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Challenger: Planned layoffs spike during July

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Microsoft layoff announcement dominates figure.

The unexpectedly large layoffs announced by Microsoft helped push July job cuts to the second highest level of the year. In all, U.S.-based employers reported plans to reduce payrolls by 46,887 during the month, according to the report released Thursday by global outplacement consultancy Challenger, Gray & Christmas, Inc.

The July total was up 49 % from June’s 31,434 job cuts, which was the fewest number of cuts announced, year to date. It was 24% higher than the 37,701 cuts recorded in July 2013. The only month to see more job cuts so far this year was May, when job cuts reached 52,961.
Employers have announced 292,921 job cuts, to date. That is 1.3% fewer than the 296,633 job cuts announced in the first seven months of 2013.

“The large job cuts in the computer industry are certainly not a sign of a stalling economy."

July job-cut news was dominated by Microsoft, which announced plans to reduce its workforce by as many as 18,000. That is the largest downsizing in the company’s history. It is also the largest layoff announcement this year, surpassing fellow tech giant Hewlett-Packard’s announced plans to shed as many as 16,000 workers from its payroll.

The combined cuts by H-P and Microsoft have helped make the computer industry the leading job-cut sector through July. Computer firms announced a total of 48,361 job cuts in the first seven months of 2014, 125 percent more than the 21,517 recorded during the same period a year ago.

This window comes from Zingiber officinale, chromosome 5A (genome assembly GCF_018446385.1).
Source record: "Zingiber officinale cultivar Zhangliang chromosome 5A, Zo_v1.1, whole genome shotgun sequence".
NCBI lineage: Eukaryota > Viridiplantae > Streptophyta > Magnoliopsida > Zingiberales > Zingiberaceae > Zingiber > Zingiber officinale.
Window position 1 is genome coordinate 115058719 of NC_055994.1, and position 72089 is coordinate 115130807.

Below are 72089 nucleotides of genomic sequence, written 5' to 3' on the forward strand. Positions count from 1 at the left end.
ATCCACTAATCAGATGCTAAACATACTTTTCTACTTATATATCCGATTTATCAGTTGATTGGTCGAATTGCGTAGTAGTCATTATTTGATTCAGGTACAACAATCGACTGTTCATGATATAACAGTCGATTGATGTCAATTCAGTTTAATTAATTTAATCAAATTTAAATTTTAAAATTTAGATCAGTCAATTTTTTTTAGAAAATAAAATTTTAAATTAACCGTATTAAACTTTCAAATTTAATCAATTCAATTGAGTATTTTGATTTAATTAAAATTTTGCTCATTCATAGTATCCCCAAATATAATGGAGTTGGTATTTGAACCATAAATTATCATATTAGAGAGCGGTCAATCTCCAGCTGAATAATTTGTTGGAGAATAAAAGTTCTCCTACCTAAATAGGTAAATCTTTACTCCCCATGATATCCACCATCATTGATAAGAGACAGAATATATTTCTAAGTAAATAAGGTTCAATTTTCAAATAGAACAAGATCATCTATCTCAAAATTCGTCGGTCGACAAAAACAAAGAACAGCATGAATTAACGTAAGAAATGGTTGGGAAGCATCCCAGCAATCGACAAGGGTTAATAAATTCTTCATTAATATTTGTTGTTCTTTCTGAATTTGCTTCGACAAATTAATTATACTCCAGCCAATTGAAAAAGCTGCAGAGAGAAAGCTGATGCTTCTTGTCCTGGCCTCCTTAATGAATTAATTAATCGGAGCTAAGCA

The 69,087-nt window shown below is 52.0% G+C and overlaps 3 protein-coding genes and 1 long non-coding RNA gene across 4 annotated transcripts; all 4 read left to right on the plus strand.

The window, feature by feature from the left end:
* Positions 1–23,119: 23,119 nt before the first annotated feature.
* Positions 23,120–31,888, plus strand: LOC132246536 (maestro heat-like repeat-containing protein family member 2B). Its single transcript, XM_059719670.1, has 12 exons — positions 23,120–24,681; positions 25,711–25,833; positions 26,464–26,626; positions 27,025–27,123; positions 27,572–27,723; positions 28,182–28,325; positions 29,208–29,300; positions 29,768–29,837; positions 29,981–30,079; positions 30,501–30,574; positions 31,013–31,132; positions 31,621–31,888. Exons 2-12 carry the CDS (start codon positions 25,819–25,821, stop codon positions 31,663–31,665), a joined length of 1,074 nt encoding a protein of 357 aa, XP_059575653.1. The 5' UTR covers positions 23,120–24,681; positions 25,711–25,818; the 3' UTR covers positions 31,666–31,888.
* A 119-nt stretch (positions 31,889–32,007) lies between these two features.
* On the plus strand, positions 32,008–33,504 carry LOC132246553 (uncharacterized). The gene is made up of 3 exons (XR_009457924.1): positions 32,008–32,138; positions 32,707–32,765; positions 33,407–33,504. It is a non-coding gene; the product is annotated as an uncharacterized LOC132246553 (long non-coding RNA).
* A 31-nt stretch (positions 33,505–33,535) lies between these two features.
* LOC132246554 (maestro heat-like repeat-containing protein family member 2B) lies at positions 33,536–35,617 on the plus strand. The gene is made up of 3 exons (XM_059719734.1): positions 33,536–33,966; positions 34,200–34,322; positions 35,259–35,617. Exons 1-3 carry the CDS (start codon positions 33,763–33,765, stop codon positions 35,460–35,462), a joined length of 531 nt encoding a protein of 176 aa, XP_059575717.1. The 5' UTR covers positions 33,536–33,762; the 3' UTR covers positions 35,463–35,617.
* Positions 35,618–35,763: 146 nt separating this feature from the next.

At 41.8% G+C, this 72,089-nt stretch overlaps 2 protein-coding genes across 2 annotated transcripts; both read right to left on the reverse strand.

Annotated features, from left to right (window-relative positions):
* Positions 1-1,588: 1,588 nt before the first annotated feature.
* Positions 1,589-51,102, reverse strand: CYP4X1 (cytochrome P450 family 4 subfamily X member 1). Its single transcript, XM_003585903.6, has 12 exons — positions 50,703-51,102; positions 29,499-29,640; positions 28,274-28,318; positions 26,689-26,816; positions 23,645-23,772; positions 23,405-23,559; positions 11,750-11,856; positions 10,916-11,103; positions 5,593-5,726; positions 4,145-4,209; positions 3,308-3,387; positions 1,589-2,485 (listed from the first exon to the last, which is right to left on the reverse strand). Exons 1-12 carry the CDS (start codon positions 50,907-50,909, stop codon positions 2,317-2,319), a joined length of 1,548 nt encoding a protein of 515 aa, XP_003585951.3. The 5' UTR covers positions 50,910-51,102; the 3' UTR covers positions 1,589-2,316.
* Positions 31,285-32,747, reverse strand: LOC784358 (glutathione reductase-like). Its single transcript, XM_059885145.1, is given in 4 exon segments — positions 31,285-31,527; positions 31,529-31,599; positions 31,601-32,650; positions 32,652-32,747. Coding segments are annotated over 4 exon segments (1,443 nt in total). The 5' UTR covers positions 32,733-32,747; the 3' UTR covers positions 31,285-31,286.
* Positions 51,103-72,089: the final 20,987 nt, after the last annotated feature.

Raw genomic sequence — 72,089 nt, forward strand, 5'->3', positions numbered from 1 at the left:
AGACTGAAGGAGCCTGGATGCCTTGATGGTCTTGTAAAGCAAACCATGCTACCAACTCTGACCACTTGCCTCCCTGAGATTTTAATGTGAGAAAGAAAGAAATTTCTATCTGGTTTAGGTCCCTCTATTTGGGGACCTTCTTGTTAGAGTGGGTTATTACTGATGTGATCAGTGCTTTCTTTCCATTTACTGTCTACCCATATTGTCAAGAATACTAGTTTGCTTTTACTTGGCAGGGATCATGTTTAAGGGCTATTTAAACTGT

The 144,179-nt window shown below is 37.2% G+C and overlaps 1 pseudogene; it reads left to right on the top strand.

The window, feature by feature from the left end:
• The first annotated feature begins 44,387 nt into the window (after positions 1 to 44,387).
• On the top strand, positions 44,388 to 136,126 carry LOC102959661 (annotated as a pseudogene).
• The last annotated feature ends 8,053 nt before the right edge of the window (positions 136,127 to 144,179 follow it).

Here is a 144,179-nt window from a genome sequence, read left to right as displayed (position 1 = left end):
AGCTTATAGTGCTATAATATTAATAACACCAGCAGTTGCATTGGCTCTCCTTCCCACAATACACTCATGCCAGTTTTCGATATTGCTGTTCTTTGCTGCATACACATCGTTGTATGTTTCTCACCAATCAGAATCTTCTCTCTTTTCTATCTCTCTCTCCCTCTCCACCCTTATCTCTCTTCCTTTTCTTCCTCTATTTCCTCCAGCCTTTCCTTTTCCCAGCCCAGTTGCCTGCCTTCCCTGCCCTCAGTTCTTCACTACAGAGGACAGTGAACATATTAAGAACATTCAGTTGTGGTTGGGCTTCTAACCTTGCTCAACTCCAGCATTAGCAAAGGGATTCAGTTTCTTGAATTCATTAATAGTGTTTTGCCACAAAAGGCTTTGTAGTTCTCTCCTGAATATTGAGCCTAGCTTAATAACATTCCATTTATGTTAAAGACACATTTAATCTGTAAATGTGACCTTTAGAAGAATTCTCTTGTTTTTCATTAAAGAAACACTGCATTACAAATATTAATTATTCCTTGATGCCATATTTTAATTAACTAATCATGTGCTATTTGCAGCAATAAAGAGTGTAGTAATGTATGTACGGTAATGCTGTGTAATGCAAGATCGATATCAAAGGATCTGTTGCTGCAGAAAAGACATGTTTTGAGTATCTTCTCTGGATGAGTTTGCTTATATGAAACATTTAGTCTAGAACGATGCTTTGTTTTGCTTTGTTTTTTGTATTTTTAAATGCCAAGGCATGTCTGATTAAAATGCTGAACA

“A large portion of the Microsoft job cuts were related to its acquisition of Nokia in 2013. However, like Hewlett-Packard, the tech giant is attempting to streamline in order to become more nimble and competitive in an industry that is constantly changing. Both companies were slow to react to the shift from PCs to mobile and simply do not want to get caught flat-footed again. In order to do that, both companies had to flatten the bureaucracy and foster a more entrepreneurial approach to decision making,” said John A. Challenger, chief executive officer of Challenger, Gray & Christmas.

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